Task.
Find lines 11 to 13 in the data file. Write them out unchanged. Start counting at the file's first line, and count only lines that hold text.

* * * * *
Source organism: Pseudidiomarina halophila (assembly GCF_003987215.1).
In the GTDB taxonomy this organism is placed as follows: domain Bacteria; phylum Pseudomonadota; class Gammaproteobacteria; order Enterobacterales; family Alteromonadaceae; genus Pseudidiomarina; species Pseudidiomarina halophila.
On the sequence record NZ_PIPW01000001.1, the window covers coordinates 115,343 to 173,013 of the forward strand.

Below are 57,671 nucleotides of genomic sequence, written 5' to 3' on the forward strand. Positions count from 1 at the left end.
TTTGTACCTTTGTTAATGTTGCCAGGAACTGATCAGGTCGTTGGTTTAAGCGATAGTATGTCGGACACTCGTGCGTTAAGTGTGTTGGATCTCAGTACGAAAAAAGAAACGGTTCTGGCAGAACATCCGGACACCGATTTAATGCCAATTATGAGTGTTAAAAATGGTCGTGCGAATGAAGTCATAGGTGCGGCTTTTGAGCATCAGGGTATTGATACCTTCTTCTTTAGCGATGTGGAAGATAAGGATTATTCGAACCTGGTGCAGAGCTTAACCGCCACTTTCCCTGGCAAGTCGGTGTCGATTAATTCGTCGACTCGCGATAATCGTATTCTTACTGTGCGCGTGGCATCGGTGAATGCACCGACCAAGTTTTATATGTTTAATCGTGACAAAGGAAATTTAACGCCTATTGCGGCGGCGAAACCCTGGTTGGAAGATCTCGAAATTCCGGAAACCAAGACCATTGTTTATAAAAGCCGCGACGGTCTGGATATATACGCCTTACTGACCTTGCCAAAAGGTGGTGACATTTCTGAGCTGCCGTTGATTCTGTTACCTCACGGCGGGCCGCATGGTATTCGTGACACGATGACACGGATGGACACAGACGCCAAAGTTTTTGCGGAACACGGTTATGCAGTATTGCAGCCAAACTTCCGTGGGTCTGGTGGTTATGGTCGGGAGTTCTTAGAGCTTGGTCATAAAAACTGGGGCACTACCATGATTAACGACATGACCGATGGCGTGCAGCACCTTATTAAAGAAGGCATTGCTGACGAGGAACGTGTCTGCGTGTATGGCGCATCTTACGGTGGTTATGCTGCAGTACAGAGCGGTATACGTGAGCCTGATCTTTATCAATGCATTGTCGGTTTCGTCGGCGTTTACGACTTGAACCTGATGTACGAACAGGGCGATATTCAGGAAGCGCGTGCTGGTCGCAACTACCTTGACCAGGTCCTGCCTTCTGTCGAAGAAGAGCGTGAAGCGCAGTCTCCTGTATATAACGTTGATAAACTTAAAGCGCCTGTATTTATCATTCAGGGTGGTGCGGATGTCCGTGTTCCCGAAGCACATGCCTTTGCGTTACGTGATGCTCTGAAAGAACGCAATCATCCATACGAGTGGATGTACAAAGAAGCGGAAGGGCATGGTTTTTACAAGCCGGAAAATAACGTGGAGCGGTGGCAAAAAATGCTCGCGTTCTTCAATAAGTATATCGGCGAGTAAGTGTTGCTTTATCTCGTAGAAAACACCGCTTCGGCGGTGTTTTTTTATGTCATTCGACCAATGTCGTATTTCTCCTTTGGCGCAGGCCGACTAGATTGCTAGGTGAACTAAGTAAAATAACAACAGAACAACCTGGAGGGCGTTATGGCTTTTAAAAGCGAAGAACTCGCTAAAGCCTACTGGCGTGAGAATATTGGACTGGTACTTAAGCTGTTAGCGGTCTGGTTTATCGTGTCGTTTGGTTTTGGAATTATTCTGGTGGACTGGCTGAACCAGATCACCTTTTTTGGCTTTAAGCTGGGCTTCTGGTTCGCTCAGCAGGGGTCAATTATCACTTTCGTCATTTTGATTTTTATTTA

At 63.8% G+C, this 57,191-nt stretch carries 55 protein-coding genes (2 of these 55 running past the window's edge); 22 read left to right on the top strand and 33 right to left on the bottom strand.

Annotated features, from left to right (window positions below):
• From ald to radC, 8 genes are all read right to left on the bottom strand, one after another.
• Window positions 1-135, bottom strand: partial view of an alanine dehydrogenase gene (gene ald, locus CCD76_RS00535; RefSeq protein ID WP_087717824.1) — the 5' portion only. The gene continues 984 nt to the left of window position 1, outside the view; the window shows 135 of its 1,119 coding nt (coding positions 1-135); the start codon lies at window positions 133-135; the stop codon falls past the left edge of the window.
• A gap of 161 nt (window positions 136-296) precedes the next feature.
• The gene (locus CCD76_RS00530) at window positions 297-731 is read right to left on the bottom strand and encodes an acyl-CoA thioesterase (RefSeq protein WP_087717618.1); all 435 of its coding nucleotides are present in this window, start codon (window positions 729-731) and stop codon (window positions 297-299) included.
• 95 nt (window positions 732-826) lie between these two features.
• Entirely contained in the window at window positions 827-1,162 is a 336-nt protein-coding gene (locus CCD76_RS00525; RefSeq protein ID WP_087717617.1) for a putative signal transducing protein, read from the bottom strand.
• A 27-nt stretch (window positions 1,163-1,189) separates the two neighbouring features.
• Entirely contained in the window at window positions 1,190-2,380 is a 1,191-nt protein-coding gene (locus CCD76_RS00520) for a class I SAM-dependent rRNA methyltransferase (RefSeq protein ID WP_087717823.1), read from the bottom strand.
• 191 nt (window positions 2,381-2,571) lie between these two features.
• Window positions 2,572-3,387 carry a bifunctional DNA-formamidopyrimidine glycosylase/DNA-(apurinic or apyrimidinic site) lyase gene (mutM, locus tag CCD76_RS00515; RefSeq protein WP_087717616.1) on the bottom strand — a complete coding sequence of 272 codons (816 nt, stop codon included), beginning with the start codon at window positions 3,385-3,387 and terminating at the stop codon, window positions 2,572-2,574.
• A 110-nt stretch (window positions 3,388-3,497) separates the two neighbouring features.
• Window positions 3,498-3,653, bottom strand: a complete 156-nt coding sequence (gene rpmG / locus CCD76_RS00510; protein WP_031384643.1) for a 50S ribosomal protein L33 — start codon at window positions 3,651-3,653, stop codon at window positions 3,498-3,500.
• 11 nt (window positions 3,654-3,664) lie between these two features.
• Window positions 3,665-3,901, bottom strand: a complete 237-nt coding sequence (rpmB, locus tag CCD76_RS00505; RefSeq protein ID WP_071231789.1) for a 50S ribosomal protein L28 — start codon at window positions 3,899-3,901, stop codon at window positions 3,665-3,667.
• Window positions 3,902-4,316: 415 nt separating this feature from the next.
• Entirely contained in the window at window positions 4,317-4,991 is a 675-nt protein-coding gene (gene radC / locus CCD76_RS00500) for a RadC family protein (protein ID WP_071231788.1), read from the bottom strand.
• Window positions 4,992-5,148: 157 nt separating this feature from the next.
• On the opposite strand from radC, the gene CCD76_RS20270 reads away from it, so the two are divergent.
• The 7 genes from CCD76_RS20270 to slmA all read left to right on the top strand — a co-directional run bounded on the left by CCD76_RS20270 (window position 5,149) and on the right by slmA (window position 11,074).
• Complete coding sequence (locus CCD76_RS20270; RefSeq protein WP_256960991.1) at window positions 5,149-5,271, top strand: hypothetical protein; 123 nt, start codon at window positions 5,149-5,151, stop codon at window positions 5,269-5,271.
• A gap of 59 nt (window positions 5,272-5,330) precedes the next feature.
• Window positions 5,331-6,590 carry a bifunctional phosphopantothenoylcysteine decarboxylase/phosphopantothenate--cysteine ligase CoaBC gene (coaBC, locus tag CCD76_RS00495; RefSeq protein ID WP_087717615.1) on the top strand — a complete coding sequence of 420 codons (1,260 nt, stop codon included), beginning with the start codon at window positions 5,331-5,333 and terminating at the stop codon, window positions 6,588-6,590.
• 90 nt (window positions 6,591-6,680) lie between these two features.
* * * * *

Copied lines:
• The gene (locus CCD76_RS00530) at window positions 297-731 is read right to left on the bottom strand and encodes an acyl-CoA thioesterase (RefSeq protein WP_087717618.1); all 435 of its coding nucleotides are present in this window, start codon (window positions 729-731) and stop codon (window positions 297-299) included.
• 95 nt (window positions 732-826) lie between these two features.
• Entirely contained in the window at window positions 827-1,162 is a 336-nt protein-coding gene (locus CCD76_RS00525; RefSeq protein ID WP_087717617.1) for a putative signal transducing protein, read from the bottom strand.